Jóhannes Jónsson, patriarch of the Icelandic corporation Baugur Group, sent a letter to every member of the parliamentary Business Committee and other MPs, accusing the committee chairperson Lilja Mósesdóttir of leading a campaign of persecution against him.
Baugur Group owns a number of different companies, and is arguably one of the most powerful corporation in Iceland, if not the most powerful. One of Baugur’s companies is Hagar, which runs retail stores such as Bónus, Hagkaup and 10-11. Mósesdóttir has recently put forth the idea that Hagar be broken up into smaller companies that new investors could take up, so as to stimulate competition, with the hopes of bringing prices down and quality up.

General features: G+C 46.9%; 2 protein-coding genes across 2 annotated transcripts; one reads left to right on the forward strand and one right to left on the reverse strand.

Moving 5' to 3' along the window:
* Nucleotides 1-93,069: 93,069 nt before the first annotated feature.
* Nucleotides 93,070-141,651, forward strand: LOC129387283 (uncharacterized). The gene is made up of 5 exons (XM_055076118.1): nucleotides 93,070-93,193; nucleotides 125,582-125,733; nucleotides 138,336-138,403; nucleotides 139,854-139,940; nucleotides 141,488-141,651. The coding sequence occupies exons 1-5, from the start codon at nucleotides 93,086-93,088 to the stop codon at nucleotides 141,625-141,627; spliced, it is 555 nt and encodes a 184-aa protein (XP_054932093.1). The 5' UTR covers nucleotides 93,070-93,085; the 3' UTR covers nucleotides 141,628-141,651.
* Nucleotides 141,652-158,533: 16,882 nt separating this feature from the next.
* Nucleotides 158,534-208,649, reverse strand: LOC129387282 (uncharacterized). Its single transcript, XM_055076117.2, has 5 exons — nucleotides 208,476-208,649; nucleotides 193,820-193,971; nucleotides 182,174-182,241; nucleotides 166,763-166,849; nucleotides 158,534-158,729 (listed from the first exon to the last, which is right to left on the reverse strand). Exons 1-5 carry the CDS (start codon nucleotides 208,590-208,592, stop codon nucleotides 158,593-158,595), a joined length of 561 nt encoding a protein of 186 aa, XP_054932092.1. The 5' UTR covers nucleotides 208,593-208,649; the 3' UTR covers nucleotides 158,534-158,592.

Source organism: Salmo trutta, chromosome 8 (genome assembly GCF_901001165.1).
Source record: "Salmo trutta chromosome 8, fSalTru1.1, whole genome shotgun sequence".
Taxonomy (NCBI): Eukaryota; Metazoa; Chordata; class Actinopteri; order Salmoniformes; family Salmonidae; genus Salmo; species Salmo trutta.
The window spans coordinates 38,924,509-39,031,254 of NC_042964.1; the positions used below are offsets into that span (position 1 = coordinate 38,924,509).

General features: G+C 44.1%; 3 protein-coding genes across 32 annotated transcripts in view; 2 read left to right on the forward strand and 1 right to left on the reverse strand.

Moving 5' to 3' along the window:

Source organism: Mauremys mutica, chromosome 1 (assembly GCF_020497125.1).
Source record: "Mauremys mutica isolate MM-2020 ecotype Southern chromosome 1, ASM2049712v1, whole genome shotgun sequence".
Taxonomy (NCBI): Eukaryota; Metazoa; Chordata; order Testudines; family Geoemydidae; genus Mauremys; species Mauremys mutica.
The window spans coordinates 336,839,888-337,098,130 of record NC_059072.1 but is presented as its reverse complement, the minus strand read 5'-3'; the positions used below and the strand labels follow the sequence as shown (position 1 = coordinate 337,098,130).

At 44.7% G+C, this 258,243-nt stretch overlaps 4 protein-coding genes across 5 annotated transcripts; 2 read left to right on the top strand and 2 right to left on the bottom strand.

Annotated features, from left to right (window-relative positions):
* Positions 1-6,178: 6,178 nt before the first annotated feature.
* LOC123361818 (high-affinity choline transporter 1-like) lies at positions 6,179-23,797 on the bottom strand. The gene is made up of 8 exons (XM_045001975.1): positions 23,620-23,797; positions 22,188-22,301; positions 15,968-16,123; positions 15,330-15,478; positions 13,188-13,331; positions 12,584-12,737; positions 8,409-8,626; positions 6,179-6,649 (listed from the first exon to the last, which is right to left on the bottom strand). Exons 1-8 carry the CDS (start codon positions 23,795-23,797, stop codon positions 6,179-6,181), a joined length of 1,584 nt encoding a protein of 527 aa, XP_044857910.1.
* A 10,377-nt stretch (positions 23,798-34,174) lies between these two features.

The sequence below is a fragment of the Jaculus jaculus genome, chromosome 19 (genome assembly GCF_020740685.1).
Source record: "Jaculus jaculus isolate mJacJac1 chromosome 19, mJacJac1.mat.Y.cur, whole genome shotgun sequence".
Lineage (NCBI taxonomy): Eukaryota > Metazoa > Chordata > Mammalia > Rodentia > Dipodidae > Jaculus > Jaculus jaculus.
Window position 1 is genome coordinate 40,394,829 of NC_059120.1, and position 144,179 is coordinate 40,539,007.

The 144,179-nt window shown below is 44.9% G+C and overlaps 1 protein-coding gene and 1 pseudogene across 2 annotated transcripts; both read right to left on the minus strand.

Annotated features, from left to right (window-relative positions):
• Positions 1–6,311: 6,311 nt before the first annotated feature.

Jónsson responded by sending a letter to members of her committee, and other members of parliament, accusing her of engaging in political persecution. Mósesdóttir told Vísir that she received a message to call Jónsson, which she did, but it turned out to be a wrong number. She intends to respond to him formally soon.
Baugur, which once exemplified the Icelandic venture capitalist spirit in boom times, has run into a number of difficulties lately, having sold many of its former assets, and having applied from protection from creditors last year.
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